09 July 2010

The Wire (season 2)

A couple of my friends, if memory serves, call the second season the best season of the best TV show in the history of both seasons and TV shows. I'm not really willing to go that far with it, but it's pretty fuckin' good.

Seems like all I ever do with this blog is come on here and answer a quick checklist -- does the story advance through character? does the story have a unifying theme that is explored smartly? is the structure smartly put together without feeling inorganic? and so forth. I usually write down thoughts in a bit of a hurry, more interested in whatever the next thing I'm going to watch is, or else I'm writing hours after the fact if I wasn't near something to write with when I saw the thing in question. So instead of delving into any kind of clearly thought out, brilliantly written and researched piece on any of the films I watch, I revert back to checklist, answer yes or no, use a lot of adjectives, say what I like or what I would have done differently, and then leave it as such. Well, hell, I guess I'm going to do it again, aren't I? (It's my blog, after all.)

Compared to Season 1, the plot here seemed driven by an awful lot of coincidences and cases of very lucky (or very unlucky) timing. For something so procedural, so detail-oriented and plot-driven, I can't lie: that's a little dissatisfying. The first half of the season has our heroes split apart, each working unrelated cases, each getting lucky with clues, and it all dovetails into a single case in a way that just smacks of television writing. Maybe I'm remembering it wrong, but Season 1 never felt like that to me. From the get-go it was more focused on D'Angelo Barksdale, and anything that came into the case was icing on that cake. Season 2's D'Angelo was Frank Sobotka, and the number of things that all happened at once to draw attention to him, the Greeks, the stevedores' union, and the drug and human (and fenced goods) trafficking were too numerous to get into. It was all over the place, and things wrapped into a single package too neatly for my money, even if the show's smart enough not to wrap up all the plotlines and criminal cases nearly as neatly. The second half of the season, once the story had legs, was for the most part smoother -- though not without an awful lot of coincidences on both sides of the fence. Maybe that's part of it, maybe there's a theme here that so much of investigative work is luck -- I'd buy that, but when it keeps happening and nobody seems to become aware of how lucky they are or how many coincidences factor into the investigation, it still ends up looking an awful lot like -- dare I say it -- kind of sloppy plotting, maybe even lazy writing.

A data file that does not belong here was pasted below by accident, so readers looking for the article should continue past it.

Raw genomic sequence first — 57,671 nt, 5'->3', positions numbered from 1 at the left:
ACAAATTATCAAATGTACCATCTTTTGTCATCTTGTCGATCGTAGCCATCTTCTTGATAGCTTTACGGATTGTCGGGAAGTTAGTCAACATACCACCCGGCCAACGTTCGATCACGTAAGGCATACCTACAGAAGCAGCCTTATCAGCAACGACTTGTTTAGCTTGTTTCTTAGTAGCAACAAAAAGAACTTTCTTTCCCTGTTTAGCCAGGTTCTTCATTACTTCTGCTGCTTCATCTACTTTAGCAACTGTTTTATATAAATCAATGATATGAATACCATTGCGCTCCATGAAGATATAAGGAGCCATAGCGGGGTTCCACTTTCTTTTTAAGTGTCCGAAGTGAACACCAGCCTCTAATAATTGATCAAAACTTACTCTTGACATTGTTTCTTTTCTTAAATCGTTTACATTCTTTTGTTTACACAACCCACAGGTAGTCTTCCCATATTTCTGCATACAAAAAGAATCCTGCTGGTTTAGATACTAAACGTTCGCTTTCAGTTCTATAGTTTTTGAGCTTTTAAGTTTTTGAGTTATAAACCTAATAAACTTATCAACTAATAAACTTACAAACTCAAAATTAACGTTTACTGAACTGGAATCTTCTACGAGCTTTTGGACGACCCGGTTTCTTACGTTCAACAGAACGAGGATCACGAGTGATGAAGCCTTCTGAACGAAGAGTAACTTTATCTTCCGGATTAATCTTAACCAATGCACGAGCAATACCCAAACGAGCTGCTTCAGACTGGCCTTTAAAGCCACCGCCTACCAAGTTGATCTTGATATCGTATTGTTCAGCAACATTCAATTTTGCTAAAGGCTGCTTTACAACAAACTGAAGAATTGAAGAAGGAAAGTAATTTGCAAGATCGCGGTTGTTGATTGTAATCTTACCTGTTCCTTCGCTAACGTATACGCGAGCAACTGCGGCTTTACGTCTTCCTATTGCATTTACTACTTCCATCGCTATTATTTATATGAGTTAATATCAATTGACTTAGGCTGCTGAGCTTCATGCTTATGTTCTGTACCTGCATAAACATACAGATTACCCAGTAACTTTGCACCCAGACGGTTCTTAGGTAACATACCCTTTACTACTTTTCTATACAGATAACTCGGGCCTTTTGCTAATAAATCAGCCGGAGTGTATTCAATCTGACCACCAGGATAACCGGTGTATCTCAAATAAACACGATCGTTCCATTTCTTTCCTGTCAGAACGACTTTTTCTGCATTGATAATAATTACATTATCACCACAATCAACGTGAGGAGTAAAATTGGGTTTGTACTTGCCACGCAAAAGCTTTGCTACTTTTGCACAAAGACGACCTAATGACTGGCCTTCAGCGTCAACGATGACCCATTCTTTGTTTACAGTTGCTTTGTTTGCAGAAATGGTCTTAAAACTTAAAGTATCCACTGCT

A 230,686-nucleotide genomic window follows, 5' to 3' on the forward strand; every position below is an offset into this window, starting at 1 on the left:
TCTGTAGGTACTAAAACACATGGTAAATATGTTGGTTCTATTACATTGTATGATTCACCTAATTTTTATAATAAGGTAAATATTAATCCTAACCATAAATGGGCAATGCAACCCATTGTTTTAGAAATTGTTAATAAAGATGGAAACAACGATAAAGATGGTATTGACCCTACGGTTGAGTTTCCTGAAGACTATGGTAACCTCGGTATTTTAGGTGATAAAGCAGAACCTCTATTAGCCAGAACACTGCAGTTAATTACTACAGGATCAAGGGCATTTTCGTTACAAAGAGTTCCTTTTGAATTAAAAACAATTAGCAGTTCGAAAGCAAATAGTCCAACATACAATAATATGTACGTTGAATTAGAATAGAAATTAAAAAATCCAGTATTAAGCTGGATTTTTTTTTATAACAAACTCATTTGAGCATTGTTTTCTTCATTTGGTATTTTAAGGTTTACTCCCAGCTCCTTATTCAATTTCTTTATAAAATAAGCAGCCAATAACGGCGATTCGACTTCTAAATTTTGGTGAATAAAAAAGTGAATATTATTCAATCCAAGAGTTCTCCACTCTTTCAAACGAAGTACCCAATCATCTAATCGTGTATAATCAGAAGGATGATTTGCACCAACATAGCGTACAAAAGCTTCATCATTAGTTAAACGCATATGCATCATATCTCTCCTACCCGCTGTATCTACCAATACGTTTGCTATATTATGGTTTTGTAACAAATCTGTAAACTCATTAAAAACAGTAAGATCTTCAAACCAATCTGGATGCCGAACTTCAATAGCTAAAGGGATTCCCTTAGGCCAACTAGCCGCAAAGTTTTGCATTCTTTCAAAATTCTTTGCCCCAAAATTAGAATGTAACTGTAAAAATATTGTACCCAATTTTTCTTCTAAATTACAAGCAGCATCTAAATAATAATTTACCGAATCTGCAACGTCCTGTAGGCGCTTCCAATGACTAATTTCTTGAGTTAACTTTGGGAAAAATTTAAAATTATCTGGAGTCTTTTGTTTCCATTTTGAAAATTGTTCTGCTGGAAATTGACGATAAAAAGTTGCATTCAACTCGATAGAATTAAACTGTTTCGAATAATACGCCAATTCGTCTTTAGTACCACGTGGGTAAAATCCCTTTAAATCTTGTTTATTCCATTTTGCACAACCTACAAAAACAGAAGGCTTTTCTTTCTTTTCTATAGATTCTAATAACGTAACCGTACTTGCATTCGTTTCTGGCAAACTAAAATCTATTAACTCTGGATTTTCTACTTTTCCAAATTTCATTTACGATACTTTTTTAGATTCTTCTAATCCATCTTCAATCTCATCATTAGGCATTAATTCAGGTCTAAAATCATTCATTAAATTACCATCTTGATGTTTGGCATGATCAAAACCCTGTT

Now, in defense of Season 2, the characters and the themes from the first season are expanded on here nicely. The villains from last season evolve and splinter in complicated and interesting ways. The new villains come in the same two flavors we remember from last year, giving us variations on a theme: they are either cold businessmen with the triumph of will on their side, or they are desperate, cornered people with moral centers bent and twisted by years of self-rationalization and a lack of good options. In other words, they are either "evil" out of greed and self-preservation, or they are "good" and believe that the sins they commit are in aide of something better than themselves (family, unions, community, love). Naturally its this second category that makes the show special, as intricate and three-dimensional relationships develop around and between intricate and three-dimensional players. How bent can your moral compass be? The Wire suggests to us that the answer is pretty damn bent, and since I'm inclined to agree I find that part of the show pretty brilliant. So while the plot feels all around more contrived this season, the characters were at least as fun to spend time with, if not more so.

I'll take a couple of days off, if I have the willpower, and let this one settle before I jump into Season 3, about which I know even less than I did about Season 2. Though it looks like Daniels got his detail permanent, and the merging of Proposition Joe and Stringer/Avon's powers is going to bring the action back into the drug trade in the towers. It'll be interesting to see which seeds from this season continue to grow and evolve into the next, if any -- and I'm hoping some do. Now that I'm two years into this and getting a feel for the way it moves, I don't want any season to feel like it exists within a vacuum. It needs to keep rippling forward, with characters moving in the background (and eventually back into the foreground) of each year's "new" storyline or investigation. After all, it's the Russian Novel of TV shows, right?

One last thing: I love the shit out of Omar. He's such a fearless wildcard free-agent character, just a ball of rage and barely concealed hurt, but he's also the closest thing the "bad guy" players have to a noir anti-hero, a man who transgresses all moral codes except his own. He's one part Robin Hood, one part Holy Avenger, one part Tormented Lover. And nothing scares that motherfucker. And all for a fallen boyfriend, which only adds another interesting layer to this laser-focused character. Where else is there a broken killer of a man who's an openly gay black thug? I love it. More Omar! Thanks.

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